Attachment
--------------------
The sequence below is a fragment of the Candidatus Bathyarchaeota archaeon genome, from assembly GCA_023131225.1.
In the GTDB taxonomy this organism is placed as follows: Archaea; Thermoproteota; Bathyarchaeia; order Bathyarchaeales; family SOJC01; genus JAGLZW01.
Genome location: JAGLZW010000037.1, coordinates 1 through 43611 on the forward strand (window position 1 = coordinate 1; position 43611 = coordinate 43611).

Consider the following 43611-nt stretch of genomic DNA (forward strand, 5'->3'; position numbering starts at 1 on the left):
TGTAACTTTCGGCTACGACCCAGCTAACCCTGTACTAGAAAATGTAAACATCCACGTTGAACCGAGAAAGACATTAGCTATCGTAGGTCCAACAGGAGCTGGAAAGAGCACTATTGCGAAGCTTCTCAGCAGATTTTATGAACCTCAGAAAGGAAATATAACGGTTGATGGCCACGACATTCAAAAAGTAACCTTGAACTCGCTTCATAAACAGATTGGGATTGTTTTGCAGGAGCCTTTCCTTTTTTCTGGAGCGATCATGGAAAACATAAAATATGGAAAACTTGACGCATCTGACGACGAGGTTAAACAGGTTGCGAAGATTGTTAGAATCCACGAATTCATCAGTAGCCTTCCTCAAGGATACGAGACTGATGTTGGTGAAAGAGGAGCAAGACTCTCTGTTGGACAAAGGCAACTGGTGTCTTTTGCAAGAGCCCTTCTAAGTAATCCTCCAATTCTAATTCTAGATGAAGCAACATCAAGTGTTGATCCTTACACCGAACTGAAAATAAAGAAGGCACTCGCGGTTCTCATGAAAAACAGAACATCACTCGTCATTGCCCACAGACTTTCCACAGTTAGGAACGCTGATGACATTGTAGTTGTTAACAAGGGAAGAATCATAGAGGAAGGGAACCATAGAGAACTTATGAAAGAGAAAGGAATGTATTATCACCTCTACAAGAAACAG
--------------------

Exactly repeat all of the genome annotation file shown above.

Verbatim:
The sequence below is a fragment of the Candidatus Bathyarchaeota archaeon genome, from assembly GCA_023131225.1.
In the GTDB taxonomy this organism is placed as follows: Archaea; Thermoproteota; Bathyarchaeia; order Bathyarchaeales; family SOJC01; genus JAGLZW01.
Genome location: JAGLZW010000037.1, coordinates 1 through 43611 on the forward strand (window position 1 = coordinate 1; position 43611 = coordinate 43611).

Consider the following 43611-nt stretch of genomic DNA (forward strand, 5'->3'; position numbering starts at 1 on the left):
TGTAACTTTCGGCTACGACCCAGCTAACCCTGTACTAGAAAATGTAAACATCCACGTTGAACCGAGAAAGACATTAGCTATCGTAGGTCCAACAGGAGCTGGAAAGAGCACTATTGCGAAGCTTCTCAGCAGATTTTATGAACCTCAGAAAGGAAATATAACGGTTGATGGCCACGACATTCAAAAAGTAACCTTGAACTCGCTTCATAAACAGATTGGGATTGTTTTGCAGGAGCCTTTCCTTTTTTCTGGAGCGATCATGGAAAACATAAAATATGGAAAACTTGACGCATCTGACGACGAGGTTAAACAGGTTGCGAAGATTGTTAGAATCCACGAATTCATCAGTAGCCTTCCTCAAGGATACGAGACTGATGTTGGTGAAAGAGGAGCAAGACTCTCTGTTGGACAAAGGCAACTGGTGTCTTTTGCAAGAGCCCTTCTAAGTAATCCTCCAATTCTAATTCTAGATGAAGCAACATCAAGTGTTGATCCTTACACCGAACTGAAAATAAAGAAGGCACTCGCGGTTCTCATGAAAAACAGAACATCACTCGTCATTGCCCACAGACTTTCCACAGTTAGGAACGCTGATGACATTGTAGTTGTTAACAAGGGAAGAATCATAGAGGAAGGGAACCATAGAGAACTTATGAAAGAGAAAGGAATGTATTATCACCTCTACAAGAAACAG